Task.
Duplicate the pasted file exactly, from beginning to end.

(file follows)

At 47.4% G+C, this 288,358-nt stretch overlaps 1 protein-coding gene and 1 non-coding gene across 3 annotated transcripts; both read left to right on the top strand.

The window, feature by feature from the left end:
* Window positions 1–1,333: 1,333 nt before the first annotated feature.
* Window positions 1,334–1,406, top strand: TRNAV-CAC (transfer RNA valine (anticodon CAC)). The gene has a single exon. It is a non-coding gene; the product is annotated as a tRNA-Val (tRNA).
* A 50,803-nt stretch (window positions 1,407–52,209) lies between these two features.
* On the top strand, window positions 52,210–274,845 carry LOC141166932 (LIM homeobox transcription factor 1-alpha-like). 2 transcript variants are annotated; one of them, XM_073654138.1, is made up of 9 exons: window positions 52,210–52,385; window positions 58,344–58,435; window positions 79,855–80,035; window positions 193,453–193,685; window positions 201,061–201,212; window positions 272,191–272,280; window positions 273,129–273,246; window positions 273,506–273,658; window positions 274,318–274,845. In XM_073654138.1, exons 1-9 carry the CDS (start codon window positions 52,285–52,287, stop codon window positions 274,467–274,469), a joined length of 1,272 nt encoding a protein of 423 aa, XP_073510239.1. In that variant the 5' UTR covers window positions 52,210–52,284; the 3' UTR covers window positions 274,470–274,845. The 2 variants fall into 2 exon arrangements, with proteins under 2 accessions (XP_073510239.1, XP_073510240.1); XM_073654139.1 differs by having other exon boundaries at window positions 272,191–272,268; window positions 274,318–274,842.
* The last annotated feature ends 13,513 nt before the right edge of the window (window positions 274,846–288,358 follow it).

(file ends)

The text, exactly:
At 47.4% G+C, this 288,358-nt stretch overlaps 1 protein-coding gene and 1 non-coding gene across 3 annotated transcripts; both read left to right on the top strand.

The window, feature by feature from the left end:
* Window positions 1–1,333: 1,333 nt before the first annotated feature.
* Window positions 1,334–1,406, top strand: TRNAV-CAC (transfer RNA valine (anticodon CAC)). The gene has a single exon. It is a non-coding gene; the product is annotated as a tRNA-Val (tRNA).
* A 50,803-nt stretch (window positions 1,407–52,209) lies between these two features.
* On the top strand, window positions 52,210–274,845 carry LOC141166932 (LIM homeobox transcription factor 1-alpha-like). 2 transcript variants are annotated; one of them, XM_073654138.1, is made up of 9 exons: window positions 52,210–52,385; window positions 58,344–58,435; window positions 79,855–80,035; window positions 193,453–193,685; window positions 201,061–201,212; window positions 272,191–272,280; window positions 273,129–273,246; window positions 273,506–273,658; window positions 274,318–274,845. In XM_073654138.1, exons 1-9 carry the CDS (start codon window positions 52,285–52,287, stop codon window positions 274,467–274,469), a joined length of 1,272 nt encoding a protein of 423 aa, XP_073510239.1. In that variant the 5' UTR covers window positions 52,210–52,284; the 3' UTR covers window positions 274,470–274,845. The 2 variants fall into 2 exon arrangements, with proteins under 2 accessions (XP_073510239.1, XP_073510240.1); XM_073654139.1 differs by having other exon boundaries at window positions 272,191–272,268; window positions 274,318–274,842.
* The last annotated feature ends 13,513 nt before the right edge of the window (window positions 274,846–288,358 follow it).